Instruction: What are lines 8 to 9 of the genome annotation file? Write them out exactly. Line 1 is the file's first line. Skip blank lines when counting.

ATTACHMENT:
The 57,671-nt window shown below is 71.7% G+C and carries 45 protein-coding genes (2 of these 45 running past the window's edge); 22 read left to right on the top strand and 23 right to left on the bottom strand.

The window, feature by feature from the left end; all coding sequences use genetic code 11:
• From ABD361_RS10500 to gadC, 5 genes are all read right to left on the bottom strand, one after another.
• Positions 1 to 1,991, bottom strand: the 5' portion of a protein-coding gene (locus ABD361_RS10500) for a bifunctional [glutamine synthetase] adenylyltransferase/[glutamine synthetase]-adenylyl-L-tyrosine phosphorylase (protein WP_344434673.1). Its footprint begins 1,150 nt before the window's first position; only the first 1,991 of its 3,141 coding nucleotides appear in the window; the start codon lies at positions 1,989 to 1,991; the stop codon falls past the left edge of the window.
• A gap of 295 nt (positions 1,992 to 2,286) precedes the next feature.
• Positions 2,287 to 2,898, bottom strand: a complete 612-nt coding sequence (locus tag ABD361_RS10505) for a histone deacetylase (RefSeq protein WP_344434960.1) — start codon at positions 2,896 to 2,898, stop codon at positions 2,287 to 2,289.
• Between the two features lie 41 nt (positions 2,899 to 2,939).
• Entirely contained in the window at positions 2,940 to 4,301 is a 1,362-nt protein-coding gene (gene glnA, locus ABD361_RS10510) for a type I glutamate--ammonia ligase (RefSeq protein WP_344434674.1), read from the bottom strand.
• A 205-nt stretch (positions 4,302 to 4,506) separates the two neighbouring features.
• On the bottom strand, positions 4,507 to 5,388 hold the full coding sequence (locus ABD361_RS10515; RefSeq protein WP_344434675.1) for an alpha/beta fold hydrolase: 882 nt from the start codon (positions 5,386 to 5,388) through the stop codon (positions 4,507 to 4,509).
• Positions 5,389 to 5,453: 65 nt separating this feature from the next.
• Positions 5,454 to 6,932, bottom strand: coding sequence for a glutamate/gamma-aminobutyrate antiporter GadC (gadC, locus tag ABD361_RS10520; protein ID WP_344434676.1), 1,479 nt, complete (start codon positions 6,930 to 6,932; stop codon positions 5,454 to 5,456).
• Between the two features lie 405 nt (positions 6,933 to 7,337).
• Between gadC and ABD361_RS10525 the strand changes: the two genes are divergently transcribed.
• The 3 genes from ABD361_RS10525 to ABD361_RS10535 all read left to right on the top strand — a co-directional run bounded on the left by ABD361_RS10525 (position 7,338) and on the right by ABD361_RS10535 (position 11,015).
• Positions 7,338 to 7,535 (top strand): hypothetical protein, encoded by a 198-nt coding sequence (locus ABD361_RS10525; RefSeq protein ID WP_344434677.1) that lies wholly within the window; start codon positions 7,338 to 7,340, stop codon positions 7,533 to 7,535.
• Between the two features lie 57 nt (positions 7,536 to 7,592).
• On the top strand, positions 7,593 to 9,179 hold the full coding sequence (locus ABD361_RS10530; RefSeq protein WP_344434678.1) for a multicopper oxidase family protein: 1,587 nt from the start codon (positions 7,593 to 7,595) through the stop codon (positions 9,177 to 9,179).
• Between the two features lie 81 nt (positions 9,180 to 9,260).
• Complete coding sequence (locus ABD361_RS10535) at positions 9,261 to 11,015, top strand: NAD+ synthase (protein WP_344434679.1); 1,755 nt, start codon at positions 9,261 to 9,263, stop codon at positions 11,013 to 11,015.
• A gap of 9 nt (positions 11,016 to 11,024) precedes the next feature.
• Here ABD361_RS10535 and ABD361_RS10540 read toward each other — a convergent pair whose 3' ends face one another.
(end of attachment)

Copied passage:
• Entirely contained in the window at positions 2,940 to 4,301 is a 1,362-nt protein-coding gene (gene glnA, locus ABD361_RS10510) for a type I glutamate--ammonia ligase (RefSeq protein WP_344434674.1), read from the bottom strand.
• A 205-nt stretch (positions 4,302 to 4,506) separates the two neighbouring features.